OCC: Interest Rates and Compliance Are Among Issues That Pose the Most Risk to Banks


The Office of the Comptroller of the Currency (OCC) listed interest rate, underwriting, strategic, compliance, and cybersecurity as the top supervisory concerns in the Semiannual Risk Perspective for Spring 2015 released Tuesday.

Based on data that covers risks to banks and federal savings associations through the end of 2014, the report, which focuses on issues that post threats to the safety and soundness of OCC-regulated institutions, noted an overall decline in revenues in profitability for all OCC-supervised institutions. The four main areas of data presented in the report are operating environment, bank condition, key risk issues, and regulatory actions.

The report found that the continued low interest rate environment continues to lay the foundation for the future vulnerability of OCC-regulated financial institutions. Many banks are re-evaluating business models and risk appetites in order to generate returns against the low interest rate backdrop, according to the OCC.

“Banks that extend asset maturities to pick up yield could face significant earnings pressure and capital erosion depending on the severity and timing of interest rate moves,” the report said.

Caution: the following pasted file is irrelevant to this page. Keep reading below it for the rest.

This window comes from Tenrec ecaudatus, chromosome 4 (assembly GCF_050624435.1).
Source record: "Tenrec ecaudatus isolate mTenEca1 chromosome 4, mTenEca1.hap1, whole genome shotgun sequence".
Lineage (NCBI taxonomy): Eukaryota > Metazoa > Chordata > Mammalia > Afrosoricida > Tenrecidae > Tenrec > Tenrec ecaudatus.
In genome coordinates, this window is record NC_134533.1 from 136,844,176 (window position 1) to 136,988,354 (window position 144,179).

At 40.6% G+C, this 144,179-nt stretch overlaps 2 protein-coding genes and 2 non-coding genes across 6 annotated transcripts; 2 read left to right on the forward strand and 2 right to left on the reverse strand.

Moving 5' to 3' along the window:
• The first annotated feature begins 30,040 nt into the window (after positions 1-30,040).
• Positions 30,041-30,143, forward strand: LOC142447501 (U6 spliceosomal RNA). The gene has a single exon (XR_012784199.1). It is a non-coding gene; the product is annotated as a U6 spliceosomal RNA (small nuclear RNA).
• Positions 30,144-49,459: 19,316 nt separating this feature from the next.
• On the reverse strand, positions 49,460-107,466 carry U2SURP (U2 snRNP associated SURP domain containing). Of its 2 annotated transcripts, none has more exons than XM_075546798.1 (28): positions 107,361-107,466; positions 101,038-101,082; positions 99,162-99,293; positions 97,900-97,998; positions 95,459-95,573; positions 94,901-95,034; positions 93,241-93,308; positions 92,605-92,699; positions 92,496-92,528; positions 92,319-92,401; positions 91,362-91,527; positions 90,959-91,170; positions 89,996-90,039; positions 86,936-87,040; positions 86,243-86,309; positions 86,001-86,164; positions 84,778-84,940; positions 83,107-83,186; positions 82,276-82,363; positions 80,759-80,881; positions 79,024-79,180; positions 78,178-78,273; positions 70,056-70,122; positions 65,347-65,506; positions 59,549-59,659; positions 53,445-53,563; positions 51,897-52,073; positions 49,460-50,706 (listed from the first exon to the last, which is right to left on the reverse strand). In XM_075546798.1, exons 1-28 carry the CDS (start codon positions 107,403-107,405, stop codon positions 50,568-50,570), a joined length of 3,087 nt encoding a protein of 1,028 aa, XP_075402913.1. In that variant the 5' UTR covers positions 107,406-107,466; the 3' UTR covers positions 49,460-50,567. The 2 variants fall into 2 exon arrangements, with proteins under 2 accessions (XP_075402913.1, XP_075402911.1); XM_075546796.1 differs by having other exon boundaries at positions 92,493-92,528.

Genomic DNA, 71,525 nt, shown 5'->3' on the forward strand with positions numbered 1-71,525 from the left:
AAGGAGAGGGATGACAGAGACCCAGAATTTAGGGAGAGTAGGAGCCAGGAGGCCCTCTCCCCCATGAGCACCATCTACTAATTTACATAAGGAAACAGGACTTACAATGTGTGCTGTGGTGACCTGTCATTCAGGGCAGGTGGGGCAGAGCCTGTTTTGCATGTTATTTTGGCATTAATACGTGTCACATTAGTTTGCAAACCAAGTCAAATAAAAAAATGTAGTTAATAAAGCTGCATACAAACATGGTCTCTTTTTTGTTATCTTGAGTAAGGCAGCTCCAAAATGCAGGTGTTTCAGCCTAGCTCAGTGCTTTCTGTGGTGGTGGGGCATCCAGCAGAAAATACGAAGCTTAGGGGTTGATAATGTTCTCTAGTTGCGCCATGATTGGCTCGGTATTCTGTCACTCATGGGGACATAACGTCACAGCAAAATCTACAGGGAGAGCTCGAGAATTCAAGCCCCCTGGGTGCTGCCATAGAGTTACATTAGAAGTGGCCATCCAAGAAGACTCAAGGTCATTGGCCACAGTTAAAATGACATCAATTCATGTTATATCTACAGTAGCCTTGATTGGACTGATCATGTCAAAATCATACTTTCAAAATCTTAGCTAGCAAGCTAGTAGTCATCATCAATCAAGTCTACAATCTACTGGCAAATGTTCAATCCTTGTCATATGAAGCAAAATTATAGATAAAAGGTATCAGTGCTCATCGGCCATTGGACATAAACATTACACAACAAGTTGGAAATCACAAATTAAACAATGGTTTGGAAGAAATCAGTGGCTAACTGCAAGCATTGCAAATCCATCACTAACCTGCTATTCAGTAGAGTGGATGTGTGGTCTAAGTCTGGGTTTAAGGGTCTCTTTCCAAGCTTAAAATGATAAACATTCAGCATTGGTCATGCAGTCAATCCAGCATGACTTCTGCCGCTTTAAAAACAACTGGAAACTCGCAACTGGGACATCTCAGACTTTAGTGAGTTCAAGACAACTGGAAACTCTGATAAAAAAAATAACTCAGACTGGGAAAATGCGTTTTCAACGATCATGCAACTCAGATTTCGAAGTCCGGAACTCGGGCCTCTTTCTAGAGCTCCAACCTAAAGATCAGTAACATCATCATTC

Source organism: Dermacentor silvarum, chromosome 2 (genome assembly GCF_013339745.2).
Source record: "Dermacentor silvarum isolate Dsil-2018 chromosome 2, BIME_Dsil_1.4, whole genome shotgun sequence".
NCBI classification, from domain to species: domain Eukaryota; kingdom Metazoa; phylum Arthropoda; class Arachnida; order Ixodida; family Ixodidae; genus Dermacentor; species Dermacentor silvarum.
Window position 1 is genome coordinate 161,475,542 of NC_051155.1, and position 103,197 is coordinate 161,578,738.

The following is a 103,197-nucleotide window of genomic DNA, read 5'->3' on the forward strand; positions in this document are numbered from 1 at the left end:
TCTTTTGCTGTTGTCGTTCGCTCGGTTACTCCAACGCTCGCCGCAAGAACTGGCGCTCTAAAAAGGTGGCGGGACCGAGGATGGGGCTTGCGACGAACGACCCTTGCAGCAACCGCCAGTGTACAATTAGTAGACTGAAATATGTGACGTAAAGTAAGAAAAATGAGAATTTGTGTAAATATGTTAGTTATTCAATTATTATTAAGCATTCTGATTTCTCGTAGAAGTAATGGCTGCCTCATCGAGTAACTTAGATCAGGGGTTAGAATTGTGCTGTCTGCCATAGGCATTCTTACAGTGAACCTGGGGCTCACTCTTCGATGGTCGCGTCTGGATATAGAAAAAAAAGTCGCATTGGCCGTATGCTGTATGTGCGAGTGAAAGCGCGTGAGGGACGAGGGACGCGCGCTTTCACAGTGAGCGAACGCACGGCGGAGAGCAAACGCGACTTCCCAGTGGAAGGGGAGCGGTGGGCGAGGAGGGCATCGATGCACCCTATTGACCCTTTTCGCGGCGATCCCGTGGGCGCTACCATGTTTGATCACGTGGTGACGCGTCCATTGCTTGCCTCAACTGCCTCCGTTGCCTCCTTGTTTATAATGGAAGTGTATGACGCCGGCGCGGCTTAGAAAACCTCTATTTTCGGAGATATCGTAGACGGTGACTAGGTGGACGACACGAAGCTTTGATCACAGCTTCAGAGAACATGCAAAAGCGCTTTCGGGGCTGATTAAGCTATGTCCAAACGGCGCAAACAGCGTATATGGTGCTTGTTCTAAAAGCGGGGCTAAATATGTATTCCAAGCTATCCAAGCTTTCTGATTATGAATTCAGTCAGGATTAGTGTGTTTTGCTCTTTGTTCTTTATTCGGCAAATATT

According to the OCC, compliance risks remain high as banks are preparing to comply with new mortgage lending requirements, particularly those in the TILA-RESPA Integrated Disclosure (TRID) rule. The rule is scheduled to be implemented on August 1, but the Consumer Financial Protection Bureau (CFPB) has proposed the effective date to be pushed back to October 3 and is taking public comments on the proposal until July 7.

The report found that almost half of outstanding home equity lines of credit (HELOCs) will reach their end of draw period and reset between 2015 and 2017. For most HELOC borrowers, their monthly payments will change from interest-only to amortizing. According to the OCC, the switch from interest-only to amortizing may pose interest rate risk from concentrated resets and rising market rates. Also, many of the borrowers will suffer from payment shock due to additional monthly principal payments. In addition, conservative lending underwriting standards and lower property values may present obstacles to HELOC borrowers when trying to refinance.

The OCC said several of the risks presented, such as exposures to nonbank mortgage servicer companies, exposure to oil- and gas-related industries, and rising commercial real estate concentrations combined with loosening of underwriting standards, have the potential to develop into broader, systemic issues.

Click here to see the complete Semiannual Risk Perspective for Spring 2015.


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